Local authorities have a significant role in dealing with these local noise issues and the most recent data (from 2019) indicates that local authorities received more than 2,000 noise complaints annually. More than 50% of these complaints were recorded by the four Dublin local authorities (with 27% alone to Dublin City Council), indicating the significant pressures on the noise environment in urban areas.
To conclude, the key messages to tackle the environmental noise issue are that integrating air pollution and noise mitigation measures (and climate actions), particularly in transport management, can bring many benefits. Local authorities need to take a much stronger leadership role in dealing with noise complaints from the public, and a National noise planning guidance for local authorities is needed to support and promote the proactive management of noise.
The EPA report, Bathing Water Quality in Ireland 2021 has found that the overall quality of Ireland's bathing water remains high with 144 of 148 identified bathing waters meeting or exceeding the minimum required EU standard. These provide a high level of protection for bathers. More than three quarters of bathing waters were classified as Excellent with 115 bathing waters meeting the standard - up four from 2020. However, two bathing waters failed to meet the minimum standard and are classified as Poor.
Members of the public can find out about bathing water quality on the EPA's Beaches.ie website (www.beaches.ie), or on bathing water notice boards at the beaches.
Levels of radioactivity in the Irish environment have been routinely monitored since 1982. In 2015, EPA reported on comprehensive measurements of radioactivity in air, drinking water, marine environmental samples and a range of foods. The data confirmed that the levels of artificial radionuclides in the Irish environment are low and do not pose a significant risk to the health of the Irish population.
Radon is a naturally occurring radioactive gas formed in the ground by the radioactive decay of uranium, which is present in all rocks and soils. Radon is diluted to very low concentrations outdoors, however, it can build up to high concentrations inside buildings. Exposure to radon is the second leading cause of lung cancer in Ireland and is linked to the development of 300 cases of lung cancer each year. High radon concentrations can be found in any part of the country; however, the EPA has identified certain areas which are more prone to radon as High Radon Areas. The EPA regularly runs local awareness campaigns in High Radon Areas in order to raise awareness of the risks from radon and to encourage homeowners to test their homes.
The Irish building regulations also require measures to be taken to reduce the impacts of indoor radon levels. Implementation of the Irish building regulations relating to radon prevention is estimated to have resulted in a 13% reduction in average radon concentrations in Irish homes, with a 26% reduction demonstrated in High Radon Areas (2015 data compared to 2002 data).
In Europe, the impacts of climate change on human health and wellbeing include flooding, extreme temperatures, air pollution, vector-borne disease and waterborne and food-borne diseases. Climate change is likely to alter risks to public health and wellbeing in Ireland. The key climate change-related exposures of importance to human health are likely to be increases in heatwave-related health impacts, decreases in cold-related health impacts, increases in flood-related health impacts, and an increase in the frequency of respiratory diseases due to changes in pollen and pollutant distributions, and also potentially due to the occurrence of forest fires.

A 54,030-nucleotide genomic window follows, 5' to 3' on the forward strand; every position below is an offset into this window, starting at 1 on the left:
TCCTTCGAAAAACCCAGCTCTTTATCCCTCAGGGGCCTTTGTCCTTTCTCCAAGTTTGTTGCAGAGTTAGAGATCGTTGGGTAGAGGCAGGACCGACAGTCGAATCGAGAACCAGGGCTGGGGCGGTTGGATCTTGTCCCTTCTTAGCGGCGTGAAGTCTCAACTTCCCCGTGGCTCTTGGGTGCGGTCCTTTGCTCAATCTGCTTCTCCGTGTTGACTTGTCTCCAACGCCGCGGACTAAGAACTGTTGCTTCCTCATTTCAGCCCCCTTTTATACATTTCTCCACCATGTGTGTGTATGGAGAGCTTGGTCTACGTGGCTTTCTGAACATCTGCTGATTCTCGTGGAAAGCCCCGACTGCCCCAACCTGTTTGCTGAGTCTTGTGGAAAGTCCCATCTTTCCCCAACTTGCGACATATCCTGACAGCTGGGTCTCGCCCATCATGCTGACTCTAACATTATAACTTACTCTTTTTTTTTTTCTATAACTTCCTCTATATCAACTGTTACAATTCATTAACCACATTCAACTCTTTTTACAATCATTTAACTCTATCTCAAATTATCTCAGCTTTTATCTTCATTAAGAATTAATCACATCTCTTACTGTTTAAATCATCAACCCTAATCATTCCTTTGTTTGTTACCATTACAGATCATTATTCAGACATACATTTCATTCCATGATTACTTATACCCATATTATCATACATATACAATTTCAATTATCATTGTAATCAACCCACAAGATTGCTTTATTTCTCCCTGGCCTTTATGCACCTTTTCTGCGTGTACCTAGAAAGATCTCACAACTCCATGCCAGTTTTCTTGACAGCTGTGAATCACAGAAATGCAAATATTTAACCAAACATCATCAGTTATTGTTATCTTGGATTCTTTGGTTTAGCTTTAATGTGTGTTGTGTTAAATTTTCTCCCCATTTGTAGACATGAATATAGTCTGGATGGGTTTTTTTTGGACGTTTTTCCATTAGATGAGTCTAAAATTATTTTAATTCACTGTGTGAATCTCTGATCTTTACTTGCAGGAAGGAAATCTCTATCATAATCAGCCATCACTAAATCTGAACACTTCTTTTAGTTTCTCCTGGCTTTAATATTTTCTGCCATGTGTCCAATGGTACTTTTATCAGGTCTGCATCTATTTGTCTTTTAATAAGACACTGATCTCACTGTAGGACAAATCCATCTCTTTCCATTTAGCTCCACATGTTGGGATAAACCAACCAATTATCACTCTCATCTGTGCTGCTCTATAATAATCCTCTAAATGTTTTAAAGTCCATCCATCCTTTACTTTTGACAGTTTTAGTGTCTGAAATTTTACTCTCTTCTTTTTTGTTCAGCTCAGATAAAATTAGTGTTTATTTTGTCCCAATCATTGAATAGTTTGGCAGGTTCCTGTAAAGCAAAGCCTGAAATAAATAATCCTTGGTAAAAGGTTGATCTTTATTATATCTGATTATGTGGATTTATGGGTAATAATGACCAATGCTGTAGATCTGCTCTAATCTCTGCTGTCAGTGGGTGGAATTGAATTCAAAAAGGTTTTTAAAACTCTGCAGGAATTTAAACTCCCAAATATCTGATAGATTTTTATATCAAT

Widespread and excessive use, overuse and misuse of antimicrobial agents, particularly antibiotics, has significantly contributed to the development and spread of antimicrobial resistance (AMR) worldwide. AMR occurs when microorganisms such as bacteria and fungi develop the ability to resist the action of the drugs (antimicrobials such as antibiotics, antifungals, etc.) designed to combat them and are capable of multiplying in its presence. It is unfortunately commonplace that antimicrobials which were relied on and effective 20 years ago, are now failing. It is estimated that AMR results in 33,000 deaths annually in Europe, plus related costs, resulting from healthcare expenses and productivity losses, of over €1.5 billion. In 2017 the EU Commission adopted the EU One Health Action Plan against AMR, while Irelands National Action Plan on Antimicrobial Resistance (iNAP) was also published in 2017.The presence of persistent manmade chemicals in the environment is also a significant issue which will impact on the environment and human health for many generations. Chemicals can be introduced to the environments at many points throughout the lifecycle of the chemical including during manufacturing of the chemicals, in industrial processes where it is used (for example in waste water or air emissions), during use of products which contain chemicals (e.g. detergents) and during disposal or recovery of materials. Whilst individual chemicals can result in environmental and health effects, there is also particular concern about the potential synergistic impacts from mixtures of chemicals, the impacts of which are largely unknown at present. Many of these chemicals were (or are still) used in processes and products without initially understanding the detrimental unintended effects which these chemicals can subsequently have on the environment. This legacy of inadequate chemicals management is now a substantial environmental and human health issue which will likely take generations to address.